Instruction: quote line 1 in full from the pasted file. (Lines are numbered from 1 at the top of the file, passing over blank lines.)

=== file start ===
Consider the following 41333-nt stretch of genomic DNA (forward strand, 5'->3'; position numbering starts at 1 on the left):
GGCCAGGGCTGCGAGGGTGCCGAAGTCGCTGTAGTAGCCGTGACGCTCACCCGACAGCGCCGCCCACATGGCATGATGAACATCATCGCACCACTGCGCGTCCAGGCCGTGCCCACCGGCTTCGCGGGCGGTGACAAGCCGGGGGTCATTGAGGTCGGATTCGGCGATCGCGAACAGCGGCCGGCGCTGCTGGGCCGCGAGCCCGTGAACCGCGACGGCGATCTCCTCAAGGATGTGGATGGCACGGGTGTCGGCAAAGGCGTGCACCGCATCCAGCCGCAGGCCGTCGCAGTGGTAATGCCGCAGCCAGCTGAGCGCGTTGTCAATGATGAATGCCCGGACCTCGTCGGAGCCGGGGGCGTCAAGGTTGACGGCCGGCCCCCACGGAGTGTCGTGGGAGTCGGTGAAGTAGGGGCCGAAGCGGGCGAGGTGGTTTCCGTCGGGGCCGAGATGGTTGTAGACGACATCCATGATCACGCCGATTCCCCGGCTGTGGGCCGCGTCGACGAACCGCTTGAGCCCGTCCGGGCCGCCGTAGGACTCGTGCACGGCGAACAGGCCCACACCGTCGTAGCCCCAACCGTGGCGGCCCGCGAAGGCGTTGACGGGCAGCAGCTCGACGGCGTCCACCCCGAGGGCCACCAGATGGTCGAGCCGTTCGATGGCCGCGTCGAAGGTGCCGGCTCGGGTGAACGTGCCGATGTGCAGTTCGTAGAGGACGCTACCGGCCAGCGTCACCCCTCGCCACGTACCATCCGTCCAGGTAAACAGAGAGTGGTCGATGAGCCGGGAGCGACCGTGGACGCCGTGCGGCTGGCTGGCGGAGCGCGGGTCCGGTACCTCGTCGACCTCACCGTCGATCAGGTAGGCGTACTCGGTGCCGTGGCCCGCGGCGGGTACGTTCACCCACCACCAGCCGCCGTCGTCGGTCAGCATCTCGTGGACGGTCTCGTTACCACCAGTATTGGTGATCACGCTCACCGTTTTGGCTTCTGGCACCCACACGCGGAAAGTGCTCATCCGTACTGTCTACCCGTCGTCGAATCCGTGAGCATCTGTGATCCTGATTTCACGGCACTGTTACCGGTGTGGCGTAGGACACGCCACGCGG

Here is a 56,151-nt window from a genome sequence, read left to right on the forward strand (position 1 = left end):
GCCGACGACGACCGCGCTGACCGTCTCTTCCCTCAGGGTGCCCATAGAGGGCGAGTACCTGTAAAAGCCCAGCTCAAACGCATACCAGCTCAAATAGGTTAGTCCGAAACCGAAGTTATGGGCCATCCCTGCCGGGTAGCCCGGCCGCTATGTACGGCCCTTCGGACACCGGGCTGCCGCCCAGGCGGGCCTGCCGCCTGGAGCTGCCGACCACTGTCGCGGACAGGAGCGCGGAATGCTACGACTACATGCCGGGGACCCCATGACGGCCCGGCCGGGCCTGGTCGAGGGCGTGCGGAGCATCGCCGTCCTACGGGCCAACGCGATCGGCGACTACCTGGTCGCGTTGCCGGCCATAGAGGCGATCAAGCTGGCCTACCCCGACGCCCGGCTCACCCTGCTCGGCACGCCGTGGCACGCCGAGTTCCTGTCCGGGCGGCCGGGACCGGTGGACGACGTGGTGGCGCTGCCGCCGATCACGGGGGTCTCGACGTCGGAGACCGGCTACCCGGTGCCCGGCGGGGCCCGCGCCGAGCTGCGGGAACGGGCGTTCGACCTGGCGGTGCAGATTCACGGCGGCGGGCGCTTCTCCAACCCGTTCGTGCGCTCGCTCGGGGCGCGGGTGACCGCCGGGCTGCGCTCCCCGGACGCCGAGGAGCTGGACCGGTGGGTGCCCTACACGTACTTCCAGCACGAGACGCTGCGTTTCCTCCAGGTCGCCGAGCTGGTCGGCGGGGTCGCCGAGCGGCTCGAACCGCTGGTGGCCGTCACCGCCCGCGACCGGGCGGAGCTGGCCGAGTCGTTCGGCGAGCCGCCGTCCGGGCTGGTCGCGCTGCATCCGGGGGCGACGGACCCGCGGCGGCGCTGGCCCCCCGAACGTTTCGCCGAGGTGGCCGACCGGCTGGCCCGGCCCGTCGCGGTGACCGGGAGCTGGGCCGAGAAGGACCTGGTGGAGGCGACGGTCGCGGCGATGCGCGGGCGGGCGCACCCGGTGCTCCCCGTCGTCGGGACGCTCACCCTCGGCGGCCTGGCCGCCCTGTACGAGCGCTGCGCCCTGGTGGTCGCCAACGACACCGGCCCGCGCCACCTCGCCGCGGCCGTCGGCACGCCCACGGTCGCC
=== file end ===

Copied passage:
Consider the following 41333-nt stretch of genomic DNA (forward strand, 5'->3'; position numbering starts at 1 on the left):